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I've been thinking about the deployment process I am currently using, and I am wondering if there is a good way to handle branching/tagging the code which is going to be/has been released to production.

At some point I want to make a branch as the release branch and make any last minute changes to the branch and release it. Then after the releasing it I want to save it as the tag.

To clarify, I am looking for conventions for naming, handling the branches, and handling the tagging. I am also wondering if there are alternatives to how I am talking about handling the situation.

  • Do you name the release branches or use the same release branch with new code every time?
  • Delete release branches once they exist as tags?
  • How do you name your branches/tags?
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up vote 2 down vote accepted

I suggest reading this answer

Release management in SVN

Basically have one branch called RELEASE you can tag from there if you want to. And keep the bleeding edge code version in trunk

As far as release naming is concerned: it depends on what suits you best and who are the people seeing the release number.

Think about using MajorRelease.MinorRelease then maybe somewhere for the technically interested you might even specify a patch release number (e.gg app autoupdates and major.minor stays same).

Major: big changes -> new functionality/breaks compatibility Minor: interface compatible (e.g. performance) Patch: bug fixes

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You can use the information here as guidance even if you are not using TFS.

Branching Guidance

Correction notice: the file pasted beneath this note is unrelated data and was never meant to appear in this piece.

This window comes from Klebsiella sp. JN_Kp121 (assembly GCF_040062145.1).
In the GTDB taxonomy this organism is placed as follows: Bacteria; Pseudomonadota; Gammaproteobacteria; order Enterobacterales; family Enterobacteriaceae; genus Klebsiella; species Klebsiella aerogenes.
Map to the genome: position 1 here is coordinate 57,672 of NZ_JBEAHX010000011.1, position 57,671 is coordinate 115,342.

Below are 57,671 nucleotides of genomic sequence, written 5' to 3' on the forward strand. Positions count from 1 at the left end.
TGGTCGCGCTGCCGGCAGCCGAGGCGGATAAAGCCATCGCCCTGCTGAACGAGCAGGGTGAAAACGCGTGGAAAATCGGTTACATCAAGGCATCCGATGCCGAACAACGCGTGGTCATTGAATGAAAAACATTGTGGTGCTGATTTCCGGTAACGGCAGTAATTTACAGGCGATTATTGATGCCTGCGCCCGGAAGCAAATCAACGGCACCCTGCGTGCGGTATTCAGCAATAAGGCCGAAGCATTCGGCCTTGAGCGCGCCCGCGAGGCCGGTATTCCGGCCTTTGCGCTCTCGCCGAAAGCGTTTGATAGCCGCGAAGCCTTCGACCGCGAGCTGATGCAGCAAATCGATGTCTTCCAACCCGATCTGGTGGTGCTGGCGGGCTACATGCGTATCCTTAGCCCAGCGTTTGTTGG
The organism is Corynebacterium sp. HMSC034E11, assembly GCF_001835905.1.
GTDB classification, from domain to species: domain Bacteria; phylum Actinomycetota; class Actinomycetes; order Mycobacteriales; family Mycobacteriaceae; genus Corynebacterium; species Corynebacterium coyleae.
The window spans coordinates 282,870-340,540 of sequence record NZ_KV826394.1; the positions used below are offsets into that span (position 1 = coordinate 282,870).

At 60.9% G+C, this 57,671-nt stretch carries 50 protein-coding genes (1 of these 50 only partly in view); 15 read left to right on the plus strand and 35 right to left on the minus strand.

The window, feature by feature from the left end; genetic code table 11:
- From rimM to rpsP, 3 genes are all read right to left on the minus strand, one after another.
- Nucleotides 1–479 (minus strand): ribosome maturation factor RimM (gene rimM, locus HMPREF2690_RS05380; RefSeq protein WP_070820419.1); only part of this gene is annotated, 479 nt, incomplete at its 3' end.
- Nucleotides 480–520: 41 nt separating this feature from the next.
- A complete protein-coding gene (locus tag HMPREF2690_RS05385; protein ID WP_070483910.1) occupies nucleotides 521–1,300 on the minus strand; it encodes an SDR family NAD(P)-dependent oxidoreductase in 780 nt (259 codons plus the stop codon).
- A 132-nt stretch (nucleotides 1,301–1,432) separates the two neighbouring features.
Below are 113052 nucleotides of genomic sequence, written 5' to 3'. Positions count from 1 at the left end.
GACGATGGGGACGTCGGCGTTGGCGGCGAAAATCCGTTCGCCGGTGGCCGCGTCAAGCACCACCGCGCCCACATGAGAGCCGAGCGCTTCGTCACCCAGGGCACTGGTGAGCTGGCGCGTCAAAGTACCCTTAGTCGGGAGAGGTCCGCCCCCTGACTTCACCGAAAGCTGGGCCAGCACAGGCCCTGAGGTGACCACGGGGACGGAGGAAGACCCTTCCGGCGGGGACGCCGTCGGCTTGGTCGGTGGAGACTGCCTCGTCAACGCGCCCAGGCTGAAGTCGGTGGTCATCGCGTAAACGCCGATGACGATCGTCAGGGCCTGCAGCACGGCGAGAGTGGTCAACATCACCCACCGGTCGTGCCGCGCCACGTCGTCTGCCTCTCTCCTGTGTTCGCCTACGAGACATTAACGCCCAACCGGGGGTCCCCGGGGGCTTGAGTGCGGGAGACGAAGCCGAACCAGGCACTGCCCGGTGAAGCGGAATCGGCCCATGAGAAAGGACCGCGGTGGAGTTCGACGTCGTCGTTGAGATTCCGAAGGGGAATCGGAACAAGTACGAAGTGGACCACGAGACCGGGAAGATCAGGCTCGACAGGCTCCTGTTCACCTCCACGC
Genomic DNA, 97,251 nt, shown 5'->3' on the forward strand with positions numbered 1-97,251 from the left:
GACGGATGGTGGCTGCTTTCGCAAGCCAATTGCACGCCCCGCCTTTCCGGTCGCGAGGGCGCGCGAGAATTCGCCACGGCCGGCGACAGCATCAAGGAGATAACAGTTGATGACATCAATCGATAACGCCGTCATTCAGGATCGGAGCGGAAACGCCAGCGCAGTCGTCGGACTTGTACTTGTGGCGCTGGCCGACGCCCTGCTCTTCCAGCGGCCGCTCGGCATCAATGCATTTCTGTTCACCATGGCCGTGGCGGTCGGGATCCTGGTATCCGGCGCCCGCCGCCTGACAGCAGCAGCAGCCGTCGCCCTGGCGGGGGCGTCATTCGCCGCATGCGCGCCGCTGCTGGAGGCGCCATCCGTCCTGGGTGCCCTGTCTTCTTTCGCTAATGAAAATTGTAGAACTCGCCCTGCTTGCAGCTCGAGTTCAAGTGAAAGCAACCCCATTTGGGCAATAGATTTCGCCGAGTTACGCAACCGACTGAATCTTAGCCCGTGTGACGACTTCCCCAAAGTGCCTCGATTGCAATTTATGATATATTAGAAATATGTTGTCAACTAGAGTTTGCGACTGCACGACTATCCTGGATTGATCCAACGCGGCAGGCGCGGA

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There are lot of ways on working. The one i use is the following:

project_repository
|
|- trunk //Where the current in support release is.
|
|- branches //Where new features/big fixes or refactors are made.
|
|- tags //Where all releases are tagged.
     |
     |- releases //where all release tags are located
     |- daily //where all daily tags are located.

The naming we use is the following:

  • For branches we name the branch by what is the main tasks that will be made in it (eg: admin_module_refactor).
  • For tags we name the tags with the version number (mayor.minor.micro. eg: 1.0.2) when they correspond to a release tag. Or with the date for daily work tags (eg: YY_MM_DD).

For following this structure and naming conventions, we have a set of tools and scripts that help working this way. Also daily tags are generated by a build server all nights.

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I automated the build process using CruiseControl.Net. We had the builds correspond to the build numbers so the dll version would be 6.5.4.1234. The 6 and 5 always would be updated manually when we had major and minor releases. The 4 was updated manually after a build (and the 1234 was reset to 0 then too). The build process always updated the 1234 to 1235.

When we released from a trunk (the version would always be 6.0.0.x), we would manually branch and call it Branch_6_0. The branch would then build as 6.0.1. Trunk would move to 6.1 or 7.0.

CruiseControl had two modes (dev and test). Test was always created on demand and would create a branch corresponding to the build version.

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At some point I want to make a branch as the release branch and make any last minute changes to the branch and release it

This is the bit that worries me. Typically, you will want to make a branch, do all your development on it, then reintegrate that branch with the trunk. Create your tag from this point on the trunk. If you want to make more changes, create a new branch, edit, reintegrate and re-release.

Do not try to make changes to the release branch as you may lose them, or have a troubled time merging them back to the trunk.

The alternative approach to release branching is to make all development changes to trunk and when you are ready, create a release/tag branch. For a small dev shop, this is usually the easiest way to go. (The other approach works well when you're making big changes to a product that everyone else is making changes to as well).

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